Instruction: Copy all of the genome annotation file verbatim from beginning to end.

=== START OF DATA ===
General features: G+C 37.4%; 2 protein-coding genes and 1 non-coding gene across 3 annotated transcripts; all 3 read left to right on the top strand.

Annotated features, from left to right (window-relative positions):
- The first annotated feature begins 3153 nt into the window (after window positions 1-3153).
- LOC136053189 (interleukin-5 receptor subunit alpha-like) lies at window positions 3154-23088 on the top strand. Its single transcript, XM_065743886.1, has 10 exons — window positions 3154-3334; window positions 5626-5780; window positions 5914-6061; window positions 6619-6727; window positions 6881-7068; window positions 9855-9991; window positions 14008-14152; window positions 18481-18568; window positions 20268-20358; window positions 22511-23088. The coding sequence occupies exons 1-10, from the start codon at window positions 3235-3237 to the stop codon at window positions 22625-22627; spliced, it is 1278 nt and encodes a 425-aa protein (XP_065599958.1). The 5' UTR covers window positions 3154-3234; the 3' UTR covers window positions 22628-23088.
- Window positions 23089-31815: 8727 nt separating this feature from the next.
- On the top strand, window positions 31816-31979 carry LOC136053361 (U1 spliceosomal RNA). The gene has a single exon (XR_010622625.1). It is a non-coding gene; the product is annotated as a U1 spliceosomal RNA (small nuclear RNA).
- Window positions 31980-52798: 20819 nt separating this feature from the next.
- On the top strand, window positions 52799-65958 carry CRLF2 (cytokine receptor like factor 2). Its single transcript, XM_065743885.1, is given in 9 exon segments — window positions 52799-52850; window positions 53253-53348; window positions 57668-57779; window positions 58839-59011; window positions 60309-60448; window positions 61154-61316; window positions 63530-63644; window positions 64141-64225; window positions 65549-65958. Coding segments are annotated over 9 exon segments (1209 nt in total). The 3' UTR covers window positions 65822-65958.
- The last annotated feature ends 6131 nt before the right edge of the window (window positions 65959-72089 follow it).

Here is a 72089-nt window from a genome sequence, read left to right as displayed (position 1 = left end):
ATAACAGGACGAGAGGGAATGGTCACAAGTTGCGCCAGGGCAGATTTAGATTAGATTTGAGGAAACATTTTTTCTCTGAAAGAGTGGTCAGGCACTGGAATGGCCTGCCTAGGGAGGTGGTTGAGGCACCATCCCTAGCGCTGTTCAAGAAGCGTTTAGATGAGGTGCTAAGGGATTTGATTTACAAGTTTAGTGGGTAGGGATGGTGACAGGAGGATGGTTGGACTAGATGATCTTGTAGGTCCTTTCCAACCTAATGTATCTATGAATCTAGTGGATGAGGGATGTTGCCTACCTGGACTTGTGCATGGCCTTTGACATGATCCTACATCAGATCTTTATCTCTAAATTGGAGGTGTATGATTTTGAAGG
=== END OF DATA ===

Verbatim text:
General features: G+C 37.4%; 2 protein-coding genes and 1 non-coding gene across 3 annotated transcripts; all 3 read left to right on the top strand.

Annotated features, from left to right (window-relative positions):
- The first annotated feature begins 3153 nt into the window (after window positions 1-3153).
- LOC136053189 (interleukin-5 receptor subunit alpha-like) lies at window positions 3154-23088 on the top strand. Its single transcript, XM_065743886.1, has 10 exons — window positions 3154-3334; window positions 5626-5780; window positions 5914-6061; window positions 6619-6727; window positions 6881-7068; window positions 9855-9991; window positions 14008-14152; window positions 18481-18568; window positions 20268-20358; window positions 22511-23088. The coding sequence occupies exons 1-10, from the start codon at window positions 3235-3237 to the stop codon at window positions 22625-22627; spliced, it is 1278 nt and encodes a 425-aa protein (XP_065599958.1). The 5' UTR covers window positions 3154-3234; the 3' UTR covers window positions 22628-23088.
- Window positions 23089-31815: 8727 nt separating this feature from the next.
- On the top strand, window positions 31816-31979 carry LOC136053361 (U1 spliceosomal RNA). The gene has a single exon (XR_010622625.1). It is a non-coding gene; the product is annotated as a U1 spliceosomal RNA (small nuclear RNA).
- Window positions 31980-52798: 20819 nt separating this feature from the next.
- On the top strand, window positions 52799-65958 carry CRLF2 (cytokine receptor like factor 2). Its single transcript, XM_065743885.1, is given in 9 exon segments — window positions 52799-52850; window positions 53253-53348; window positions 57668-57779; window positions 58839-59011; window positions 60309-60448; window positions 61154-61316; window positions 63530-63644; window positions 64141-64225; window positions 65549-65958. Coding segments are annotated over 9 exon segments (1209 nt in total). The 3' UTR covers window positions 65822-65958.
- The last annotated feature ends 6131 nt before the right edge of the window (window positions 65959-72089 follow it).

Here is a 72089-nt window from a genome sequence, read left to right as displayed (position 1 = left end):
ATAACAGGACGAGAGGGAATGGTCACAAGTTGCGCCAGGGCAGATTTAGATTAGATTTGAGGAAACATTTTTTCTCTGAAAGAGTGGTCAGGCACTGGAATGGCCTGCCTAGGGAGGTGGTTGAGGCACCATCCCTAGCGCTGTTCAAGAAGCGTTTAGATGAGGTGCTAAGGGATTTGATTTACAAGTTTAGTGGGTAGGGATGGTGACAGGAGGATGGTTGGACTAGATGATCTTGTAGGTCCTTTCCAACCTAATGTATCTATGAATCTAGTGGATGAGGGATGTTGCCTACCTGGACTTGTGCATGGCCTTTGACATGATCCTACATCAGATCTTTATCTCTAAATTGGAGGTGTATGATTTTGAAGG